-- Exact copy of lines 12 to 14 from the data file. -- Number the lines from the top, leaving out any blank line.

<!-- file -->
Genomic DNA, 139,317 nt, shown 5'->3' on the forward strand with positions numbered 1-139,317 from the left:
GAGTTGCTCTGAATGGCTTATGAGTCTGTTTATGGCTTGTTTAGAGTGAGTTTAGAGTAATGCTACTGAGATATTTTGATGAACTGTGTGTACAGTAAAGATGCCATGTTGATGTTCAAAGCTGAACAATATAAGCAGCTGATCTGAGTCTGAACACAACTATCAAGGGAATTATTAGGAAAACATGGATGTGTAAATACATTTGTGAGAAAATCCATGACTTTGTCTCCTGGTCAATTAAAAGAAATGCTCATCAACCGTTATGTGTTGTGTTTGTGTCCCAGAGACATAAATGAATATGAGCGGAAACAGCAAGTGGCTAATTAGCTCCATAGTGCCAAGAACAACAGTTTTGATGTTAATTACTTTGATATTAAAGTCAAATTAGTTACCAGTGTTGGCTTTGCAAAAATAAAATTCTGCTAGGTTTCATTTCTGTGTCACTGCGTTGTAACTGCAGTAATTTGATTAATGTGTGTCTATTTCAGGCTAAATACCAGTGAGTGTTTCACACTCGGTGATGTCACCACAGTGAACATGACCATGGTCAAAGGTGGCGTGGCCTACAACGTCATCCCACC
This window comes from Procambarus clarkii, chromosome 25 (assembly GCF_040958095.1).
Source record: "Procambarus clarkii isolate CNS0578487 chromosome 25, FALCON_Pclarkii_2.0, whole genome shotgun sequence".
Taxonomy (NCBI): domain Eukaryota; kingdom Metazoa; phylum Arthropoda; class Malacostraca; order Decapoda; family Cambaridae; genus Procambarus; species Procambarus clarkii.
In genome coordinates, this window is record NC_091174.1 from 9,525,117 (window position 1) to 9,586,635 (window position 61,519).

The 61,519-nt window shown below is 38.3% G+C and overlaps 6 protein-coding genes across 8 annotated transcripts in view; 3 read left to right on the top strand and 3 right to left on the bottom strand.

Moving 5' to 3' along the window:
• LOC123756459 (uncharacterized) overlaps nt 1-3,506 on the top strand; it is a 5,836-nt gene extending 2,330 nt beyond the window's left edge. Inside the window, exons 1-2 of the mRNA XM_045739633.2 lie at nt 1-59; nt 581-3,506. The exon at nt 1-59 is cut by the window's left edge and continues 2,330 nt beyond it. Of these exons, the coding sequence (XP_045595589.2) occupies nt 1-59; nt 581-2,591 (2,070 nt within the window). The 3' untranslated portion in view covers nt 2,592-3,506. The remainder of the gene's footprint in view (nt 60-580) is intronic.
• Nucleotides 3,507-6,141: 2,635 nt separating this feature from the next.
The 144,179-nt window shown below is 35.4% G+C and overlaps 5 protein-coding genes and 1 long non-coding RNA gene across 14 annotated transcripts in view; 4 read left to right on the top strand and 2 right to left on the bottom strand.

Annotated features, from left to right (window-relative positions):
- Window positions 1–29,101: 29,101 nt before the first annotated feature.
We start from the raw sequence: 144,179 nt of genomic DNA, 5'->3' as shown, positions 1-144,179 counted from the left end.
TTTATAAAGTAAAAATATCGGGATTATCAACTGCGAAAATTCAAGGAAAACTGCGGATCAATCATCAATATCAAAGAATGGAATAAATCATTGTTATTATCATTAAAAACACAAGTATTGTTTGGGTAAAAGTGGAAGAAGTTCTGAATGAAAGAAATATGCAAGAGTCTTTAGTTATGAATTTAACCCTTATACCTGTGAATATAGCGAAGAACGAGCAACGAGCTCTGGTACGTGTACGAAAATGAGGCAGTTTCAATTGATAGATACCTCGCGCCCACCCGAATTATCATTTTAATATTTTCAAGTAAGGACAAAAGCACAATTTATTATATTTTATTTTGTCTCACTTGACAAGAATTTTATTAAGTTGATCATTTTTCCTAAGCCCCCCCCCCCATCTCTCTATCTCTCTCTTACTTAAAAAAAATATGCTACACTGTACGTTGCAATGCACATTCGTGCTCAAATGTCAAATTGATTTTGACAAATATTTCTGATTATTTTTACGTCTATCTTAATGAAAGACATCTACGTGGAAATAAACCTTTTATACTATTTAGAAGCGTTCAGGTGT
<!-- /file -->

Annotated features, from left to right (window-relative positions):
- Window positions 1–29,101: 29,101 nt before the first annotated feature.
We start from the raw sequence: 144,179 nt of genomic DNA, 5'->3' as shown, positions 1-144,179 counted from the left end.